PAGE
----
I think the year we left they lost over 100 franchisees. I’m in South Georgia, and someone in Atlanta has since bought my hometown territory. They have a single van, and most days I see it parked right outside their office. Someone from Mr Electric called me earlier this year asking if I’d be interested in opening a competing franchise in my town. That alone tells me they still have zero interest in the success of their franchisees.

I have no idea what the business model is now, but I doubt it’s in your favor. You’re better off to do some 3rd party sales training a buy yourself a flat rate program.


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brantmacga

Señor Member
Location
Georgia
Occupation
Electrical Monke
I worked for two companies that fell for the sales pitches and both regretted it. As I remember it was a pain getting out

Roger

You don’t get out for free. It was basically go to court or pay a small fortune to walk away.


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Fred B

Senior Member
Location
Upstate, NY
Occupation
Electrician
I've been head hunted for most part of a year now by one of those companies. Thet claim they are looking to expand. I've seen no advantage to switch my business model to become a franchisee. They have zero name recognition around here to get me more business. Unwilling to share their pricing model. More than willing to share their minimum franchise fees being based on per thousand of population, but no real data of costs. They don't seem to have any idea how they will overcome the handiman hack underpricing we have around here. Or their pricing to me for the "tire thumpers" that are more than prevalent around here that places like Angie's and Home Advisor is so good at getting me, (don't use them anymore either for that reason). So overall I say no thank you.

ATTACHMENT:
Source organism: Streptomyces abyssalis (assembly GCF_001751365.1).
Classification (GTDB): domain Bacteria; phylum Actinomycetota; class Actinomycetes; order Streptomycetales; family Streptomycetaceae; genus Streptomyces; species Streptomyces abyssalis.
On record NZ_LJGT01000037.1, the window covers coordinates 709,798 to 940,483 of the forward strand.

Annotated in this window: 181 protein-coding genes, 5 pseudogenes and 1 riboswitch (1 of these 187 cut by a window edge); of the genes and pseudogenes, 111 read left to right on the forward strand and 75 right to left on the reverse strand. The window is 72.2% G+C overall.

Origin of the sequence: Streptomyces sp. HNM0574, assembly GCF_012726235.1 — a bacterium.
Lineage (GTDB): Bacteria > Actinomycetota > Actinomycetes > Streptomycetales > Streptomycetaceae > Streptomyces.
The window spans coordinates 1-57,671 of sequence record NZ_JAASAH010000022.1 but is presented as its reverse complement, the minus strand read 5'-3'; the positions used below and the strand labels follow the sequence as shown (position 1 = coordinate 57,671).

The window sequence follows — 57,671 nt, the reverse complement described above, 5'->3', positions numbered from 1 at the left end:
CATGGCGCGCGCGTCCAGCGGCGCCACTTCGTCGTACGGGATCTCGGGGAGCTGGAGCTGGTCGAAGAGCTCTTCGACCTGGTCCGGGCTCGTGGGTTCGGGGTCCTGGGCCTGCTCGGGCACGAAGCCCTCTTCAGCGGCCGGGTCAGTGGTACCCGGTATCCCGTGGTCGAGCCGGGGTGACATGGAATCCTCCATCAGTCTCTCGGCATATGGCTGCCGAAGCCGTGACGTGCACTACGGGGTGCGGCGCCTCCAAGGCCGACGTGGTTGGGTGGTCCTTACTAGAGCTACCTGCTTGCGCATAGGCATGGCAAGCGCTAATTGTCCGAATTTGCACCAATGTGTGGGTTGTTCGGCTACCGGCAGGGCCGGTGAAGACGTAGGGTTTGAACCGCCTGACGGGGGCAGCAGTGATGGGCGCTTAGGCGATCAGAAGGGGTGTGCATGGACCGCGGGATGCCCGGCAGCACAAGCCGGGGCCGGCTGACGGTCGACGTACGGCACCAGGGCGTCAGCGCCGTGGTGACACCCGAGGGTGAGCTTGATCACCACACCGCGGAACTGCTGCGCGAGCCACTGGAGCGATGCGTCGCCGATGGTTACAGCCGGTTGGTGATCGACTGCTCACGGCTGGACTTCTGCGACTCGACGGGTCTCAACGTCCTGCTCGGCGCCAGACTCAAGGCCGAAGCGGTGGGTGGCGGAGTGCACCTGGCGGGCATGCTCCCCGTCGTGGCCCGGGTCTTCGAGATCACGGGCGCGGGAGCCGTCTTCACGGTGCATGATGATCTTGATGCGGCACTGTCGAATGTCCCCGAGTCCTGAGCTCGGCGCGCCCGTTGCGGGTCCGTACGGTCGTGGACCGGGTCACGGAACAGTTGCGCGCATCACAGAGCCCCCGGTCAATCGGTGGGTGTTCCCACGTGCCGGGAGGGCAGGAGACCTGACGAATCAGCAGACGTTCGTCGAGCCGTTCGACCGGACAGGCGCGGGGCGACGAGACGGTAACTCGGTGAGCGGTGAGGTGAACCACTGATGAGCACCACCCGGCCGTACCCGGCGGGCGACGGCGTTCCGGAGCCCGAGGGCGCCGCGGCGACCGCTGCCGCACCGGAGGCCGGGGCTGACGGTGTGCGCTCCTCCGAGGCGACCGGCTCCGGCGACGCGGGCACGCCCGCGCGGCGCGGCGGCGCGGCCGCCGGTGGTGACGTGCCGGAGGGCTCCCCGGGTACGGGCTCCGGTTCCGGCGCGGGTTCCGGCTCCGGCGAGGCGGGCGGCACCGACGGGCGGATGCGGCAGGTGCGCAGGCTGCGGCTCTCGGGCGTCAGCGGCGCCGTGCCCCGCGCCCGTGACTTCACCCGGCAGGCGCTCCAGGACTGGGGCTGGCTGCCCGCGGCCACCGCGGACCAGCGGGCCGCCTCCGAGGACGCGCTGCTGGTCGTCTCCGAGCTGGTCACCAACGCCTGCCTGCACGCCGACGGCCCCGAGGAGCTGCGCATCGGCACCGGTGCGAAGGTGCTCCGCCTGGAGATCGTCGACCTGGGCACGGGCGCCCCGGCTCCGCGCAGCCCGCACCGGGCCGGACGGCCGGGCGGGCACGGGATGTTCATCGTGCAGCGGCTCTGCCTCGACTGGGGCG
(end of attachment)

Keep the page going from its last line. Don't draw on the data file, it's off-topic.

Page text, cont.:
I've even told them no, and they are still reaching out to try to sell me. Sounds desperate, but they're not talking cutting a deal that gives me a greater share of the profits or lower franchise fees though.
 

brantmacga

Señor Member
Location
Georgia
Occupation
Electrical Monke
I've been head hunted for most part of a year now by one of those companies. Thet claim they are looking to expand. I've seen no advantage to switch my business model to become a franchisee. They have zero name recognition around here to get me more business. Unwilling to share their pricing model. More than willing to share their minimum franchise fees being based on per thousand of population, but no real data of costs. They don't seem to have any idea how they will overcome the handiman hack underpricing we have around here. Or their pricing to me for the "tire thumpers" that are more than prevalent around here that places like Angie's and Home Advisor is so good at getting me, (don't use them anymore either for that reason). So overall I say no thank you.